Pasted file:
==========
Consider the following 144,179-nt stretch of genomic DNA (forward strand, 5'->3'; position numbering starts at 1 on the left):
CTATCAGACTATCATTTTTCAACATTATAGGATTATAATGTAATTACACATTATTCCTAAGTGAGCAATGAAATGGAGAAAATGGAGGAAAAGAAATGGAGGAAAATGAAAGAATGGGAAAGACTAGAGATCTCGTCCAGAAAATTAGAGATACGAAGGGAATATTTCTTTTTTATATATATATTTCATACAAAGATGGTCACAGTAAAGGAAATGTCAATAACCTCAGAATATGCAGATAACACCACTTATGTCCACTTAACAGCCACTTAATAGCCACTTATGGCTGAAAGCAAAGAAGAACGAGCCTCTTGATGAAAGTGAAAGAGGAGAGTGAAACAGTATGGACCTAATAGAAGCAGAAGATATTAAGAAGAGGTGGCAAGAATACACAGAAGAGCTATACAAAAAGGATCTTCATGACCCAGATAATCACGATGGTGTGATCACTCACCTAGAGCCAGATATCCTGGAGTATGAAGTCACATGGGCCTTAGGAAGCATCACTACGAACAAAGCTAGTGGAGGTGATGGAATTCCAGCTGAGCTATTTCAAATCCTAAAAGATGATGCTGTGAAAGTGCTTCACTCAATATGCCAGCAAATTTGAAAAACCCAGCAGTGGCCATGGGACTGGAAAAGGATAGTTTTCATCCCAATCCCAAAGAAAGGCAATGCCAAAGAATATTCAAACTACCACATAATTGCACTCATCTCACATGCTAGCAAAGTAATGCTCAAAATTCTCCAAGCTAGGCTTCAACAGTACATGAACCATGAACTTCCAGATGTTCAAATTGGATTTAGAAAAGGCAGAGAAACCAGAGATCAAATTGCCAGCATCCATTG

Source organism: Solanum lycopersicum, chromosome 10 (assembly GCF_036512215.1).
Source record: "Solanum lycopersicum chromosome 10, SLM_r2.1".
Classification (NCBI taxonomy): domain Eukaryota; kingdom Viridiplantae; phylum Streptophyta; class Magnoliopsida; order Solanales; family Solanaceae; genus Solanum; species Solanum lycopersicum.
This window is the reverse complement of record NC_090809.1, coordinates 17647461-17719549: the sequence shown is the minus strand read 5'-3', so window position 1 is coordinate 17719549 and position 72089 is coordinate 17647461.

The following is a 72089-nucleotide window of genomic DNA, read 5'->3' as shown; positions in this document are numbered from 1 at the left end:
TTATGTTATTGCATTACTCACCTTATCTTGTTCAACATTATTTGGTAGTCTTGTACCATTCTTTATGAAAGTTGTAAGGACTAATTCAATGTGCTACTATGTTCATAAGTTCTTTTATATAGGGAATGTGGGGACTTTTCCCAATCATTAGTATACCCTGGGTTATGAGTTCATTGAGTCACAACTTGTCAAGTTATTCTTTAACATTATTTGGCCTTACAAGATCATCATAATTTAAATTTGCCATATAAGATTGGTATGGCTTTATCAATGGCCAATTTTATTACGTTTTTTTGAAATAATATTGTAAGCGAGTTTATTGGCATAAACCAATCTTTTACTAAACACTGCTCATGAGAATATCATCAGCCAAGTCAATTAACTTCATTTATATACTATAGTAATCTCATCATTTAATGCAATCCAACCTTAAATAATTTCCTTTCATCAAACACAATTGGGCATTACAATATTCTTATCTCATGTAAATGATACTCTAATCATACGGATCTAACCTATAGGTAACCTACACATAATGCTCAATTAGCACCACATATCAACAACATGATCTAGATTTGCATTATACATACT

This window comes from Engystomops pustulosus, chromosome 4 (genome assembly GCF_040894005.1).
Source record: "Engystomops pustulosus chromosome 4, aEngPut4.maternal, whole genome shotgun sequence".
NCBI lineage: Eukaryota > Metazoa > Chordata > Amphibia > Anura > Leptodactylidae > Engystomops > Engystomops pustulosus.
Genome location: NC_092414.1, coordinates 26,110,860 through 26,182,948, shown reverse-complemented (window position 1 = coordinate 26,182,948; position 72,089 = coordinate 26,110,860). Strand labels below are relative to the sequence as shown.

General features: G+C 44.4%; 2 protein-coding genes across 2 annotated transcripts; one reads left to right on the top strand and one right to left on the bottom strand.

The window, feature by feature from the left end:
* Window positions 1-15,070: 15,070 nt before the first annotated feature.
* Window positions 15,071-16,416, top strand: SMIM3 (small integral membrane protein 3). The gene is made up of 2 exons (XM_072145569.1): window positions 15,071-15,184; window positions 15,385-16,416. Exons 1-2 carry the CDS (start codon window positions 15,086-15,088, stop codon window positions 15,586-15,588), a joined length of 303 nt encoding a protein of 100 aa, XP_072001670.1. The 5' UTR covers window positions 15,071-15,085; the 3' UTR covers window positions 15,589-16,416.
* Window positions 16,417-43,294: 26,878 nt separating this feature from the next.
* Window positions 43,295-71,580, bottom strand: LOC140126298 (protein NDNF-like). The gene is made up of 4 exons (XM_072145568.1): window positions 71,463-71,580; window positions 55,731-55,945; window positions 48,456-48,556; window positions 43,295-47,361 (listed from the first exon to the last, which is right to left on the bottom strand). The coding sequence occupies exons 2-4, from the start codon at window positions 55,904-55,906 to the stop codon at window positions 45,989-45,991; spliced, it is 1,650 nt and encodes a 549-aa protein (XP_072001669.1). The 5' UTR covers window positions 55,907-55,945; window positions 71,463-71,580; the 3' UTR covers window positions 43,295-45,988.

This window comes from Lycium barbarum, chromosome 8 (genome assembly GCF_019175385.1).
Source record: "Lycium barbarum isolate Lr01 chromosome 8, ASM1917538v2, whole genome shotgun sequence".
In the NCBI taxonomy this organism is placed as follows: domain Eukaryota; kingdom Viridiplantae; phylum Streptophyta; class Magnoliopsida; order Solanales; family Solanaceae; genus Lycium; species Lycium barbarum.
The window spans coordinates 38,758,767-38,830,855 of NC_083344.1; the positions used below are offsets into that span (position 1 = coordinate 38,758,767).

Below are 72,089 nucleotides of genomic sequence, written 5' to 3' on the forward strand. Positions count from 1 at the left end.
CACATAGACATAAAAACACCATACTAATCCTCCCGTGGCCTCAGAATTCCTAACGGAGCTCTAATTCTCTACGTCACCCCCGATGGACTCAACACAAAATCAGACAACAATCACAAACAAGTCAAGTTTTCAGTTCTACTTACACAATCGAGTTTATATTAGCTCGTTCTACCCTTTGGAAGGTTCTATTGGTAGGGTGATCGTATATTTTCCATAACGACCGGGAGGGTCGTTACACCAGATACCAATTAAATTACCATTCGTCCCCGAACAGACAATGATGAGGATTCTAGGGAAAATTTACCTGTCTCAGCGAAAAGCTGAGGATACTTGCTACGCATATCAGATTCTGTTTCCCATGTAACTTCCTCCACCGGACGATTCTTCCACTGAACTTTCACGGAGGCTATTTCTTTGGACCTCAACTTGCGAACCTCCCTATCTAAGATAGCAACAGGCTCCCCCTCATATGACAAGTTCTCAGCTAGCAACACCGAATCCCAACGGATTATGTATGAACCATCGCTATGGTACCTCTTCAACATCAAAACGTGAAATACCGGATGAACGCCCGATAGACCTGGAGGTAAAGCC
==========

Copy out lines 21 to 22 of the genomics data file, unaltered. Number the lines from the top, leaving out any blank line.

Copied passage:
In the NCBI taxonomy this organism is placed as follows: domain Eukaryota; kingdom Viridiplantae; phylum Streptophyta; class Magnoliopsida; order Solanales; family Solanaceae; genus Lycium; species Lycium barbarum.
The window spans coordinates 38,758,767-38,830,855 of NC_083344.1; the positions used below are offsets into that span (position 1 = coordinate 38,758,767).